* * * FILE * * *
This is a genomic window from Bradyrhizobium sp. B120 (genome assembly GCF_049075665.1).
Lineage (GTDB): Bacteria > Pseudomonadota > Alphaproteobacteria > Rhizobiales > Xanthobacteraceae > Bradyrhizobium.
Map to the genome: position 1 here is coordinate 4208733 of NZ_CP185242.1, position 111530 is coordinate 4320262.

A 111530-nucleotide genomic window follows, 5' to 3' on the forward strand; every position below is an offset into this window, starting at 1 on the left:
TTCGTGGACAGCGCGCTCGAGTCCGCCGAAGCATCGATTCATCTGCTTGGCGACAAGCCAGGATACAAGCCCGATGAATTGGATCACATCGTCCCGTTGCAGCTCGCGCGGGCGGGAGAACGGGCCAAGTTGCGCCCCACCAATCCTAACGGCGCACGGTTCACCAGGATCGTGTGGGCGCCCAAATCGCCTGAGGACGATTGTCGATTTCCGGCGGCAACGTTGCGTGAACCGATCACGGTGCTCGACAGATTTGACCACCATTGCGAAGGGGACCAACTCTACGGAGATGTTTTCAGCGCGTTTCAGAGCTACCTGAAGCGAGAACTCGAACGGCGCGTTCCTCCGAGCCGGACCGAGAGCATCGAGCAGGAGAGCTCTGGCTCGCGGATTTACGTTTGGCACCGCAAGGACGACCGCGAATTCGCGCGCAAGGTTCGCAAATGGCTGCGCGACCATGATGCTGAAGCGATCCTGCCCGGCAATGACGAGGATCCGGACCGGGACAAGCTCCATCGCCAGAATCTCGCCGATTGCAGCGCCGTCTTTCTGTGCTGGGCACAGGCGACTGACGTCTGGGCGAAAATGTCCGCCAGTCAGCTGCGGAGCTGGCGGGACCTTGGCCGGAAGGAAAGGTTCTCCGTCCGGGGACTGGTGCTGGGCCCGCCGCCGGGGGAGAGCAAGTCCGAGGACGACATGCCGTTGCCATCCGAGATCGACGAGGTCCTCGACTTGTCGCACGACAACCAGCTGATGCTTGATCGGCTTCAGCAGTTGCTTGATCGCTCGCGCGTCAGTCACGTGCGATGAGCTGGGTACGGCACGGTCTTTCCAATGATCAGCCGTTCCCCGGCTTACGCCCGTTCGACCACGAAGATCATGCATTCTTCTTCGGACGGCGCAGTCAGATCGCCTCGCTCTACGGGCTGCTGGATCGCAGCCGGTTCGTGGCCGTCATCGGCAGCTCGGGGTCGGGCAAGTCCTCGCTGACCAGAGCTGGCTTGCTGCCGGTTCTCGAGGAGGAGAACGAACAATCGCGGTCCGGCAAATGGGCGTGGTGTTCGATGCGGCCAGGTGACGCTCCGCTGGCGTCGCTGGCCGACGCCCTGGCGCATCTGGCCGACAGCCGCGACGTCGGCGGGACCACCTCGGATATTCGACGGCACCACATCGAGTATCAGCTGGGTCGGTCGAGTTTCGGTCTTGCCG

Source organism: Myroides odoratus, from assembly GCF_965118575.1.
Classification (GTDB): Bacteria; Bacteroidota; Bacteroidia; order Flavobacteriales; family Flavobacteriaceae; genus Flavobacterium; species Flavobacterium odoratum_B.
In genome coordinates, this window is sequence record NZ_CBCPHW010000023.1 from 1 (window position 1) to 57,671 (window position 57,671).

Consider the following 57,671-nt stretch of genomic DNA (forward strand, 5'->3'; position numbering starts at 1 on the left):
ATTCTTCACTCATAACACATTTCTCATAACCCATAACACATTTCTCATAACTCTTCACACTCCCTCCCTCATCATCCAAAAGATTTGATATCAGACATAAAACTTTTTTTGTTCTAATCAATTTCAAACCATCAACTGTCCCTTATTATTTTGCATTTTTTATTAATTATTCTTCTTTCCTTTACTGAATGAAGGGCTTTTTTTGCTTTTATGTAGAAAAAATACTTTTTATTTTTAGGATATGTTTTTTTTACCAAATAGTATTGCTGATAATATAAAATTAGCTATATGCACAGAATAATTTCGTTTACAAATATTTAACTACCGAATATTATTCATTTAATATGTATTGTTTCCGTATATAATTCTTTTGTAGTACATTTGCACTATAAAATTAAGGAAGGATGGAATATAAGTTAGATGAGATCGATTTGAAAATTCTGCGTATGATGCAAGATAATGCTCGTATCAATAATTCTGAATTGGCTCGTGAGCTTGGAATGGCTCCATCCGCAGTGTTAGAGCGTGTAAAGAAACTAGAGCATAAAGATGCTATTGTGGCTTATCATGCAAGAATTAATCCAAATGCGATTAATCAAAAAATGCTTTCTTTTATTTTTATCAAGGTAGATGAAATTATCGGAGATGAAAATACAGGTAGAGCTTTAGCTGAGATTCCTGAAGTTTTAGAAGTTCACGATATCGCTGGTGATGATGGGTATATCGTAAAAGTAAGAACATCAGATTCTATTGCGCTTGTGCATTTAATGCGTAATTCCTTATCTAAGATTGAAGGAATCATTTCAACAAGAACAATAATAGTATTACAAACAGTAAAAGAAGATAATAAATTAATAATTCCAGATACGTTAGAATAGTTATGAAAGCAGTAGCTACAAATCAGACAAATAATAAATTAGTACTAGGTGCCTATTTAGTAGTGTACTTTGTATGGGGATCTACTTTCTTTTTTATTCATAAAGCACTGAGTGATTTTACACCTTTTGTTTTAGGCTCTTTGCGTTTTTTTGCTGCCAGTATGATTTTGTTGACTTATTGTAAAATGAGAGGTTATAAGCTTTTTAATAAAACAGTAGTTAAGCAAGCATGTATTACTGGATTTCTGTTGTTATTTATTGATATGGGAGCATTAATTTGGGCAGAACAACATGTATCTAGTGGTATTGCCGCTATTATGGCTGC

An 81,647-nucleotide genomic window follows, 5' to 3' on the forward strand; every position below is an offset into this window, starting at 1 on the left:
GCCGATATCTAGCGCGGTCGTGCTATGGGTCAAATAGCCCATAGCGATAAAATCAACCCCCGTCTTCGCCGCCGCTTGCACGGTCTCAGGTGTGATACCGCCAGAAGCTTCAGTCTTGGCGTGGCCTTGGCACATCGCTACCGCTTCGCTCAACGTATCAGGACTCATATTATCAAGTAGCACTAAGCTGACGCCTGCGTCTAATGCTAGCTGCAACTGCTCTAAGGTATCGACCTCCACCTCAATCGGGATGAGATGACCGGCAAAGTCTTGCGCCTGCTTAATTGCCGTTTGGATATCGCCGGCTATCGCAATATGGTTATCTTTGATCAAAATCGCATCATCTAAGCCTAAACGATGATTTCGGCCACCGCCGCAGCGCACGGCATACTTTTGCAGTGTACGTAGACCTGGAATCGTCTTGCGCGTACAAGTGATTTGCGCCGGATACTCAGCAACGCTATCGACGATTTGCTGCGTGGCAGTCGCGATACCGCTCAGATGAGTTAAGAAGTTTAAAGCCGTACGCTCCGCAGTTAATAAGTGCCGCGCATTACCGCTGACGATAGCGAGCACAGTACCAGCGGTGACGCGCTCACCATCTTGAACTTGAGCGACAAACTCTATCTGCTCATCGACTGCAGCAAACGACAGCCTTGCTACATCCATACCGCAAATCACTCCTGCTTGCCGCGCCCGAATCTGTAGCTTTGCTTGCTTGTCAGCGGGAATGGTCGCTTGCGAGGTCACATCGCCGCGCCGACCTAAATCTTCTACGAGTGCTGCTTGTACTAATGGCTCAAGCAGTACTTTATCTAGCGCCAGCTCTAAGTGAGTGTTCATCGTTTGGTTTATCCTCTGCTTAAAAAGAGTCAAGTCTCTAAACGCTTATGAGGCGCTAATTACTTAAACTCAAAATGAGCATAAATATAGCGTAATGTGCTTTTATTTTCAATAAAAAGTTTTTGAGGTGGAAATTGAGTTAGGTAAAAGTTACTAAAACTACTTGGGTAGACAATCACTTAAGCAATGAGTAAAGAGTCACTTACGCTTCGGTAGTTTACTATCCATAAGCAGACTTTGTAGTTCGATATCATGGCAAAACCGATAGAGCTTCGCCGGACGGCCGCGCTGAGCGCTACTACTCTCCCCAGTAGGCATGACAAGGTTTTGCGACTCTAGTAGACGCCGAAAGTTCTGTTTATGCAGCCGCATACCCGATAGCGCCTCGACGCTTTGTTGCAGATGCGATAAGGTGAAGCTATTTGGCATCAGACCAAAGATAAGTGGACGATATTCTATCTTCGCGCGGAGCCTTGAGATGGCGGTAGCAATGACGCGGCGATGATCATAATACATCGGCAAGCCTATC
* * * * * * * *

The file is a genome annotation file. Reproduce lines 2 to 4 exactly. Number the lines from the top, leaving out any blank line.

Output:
Lineage (GTDB): Bacteria > Pseudomonadota > Alphaproteobacteria > Rhizobiales > Xanthobacteraceae > Bradyrhizobium.
Map to the genome: position 1 here is coordinate 4208733 of NZ_CP185242.1, position 111530 is coordinate 4320262.

A 111530-nucleotide genomic window follows, 5' to 3' on the forward strand; every position below is an offset into this window, starting at 1 on the left: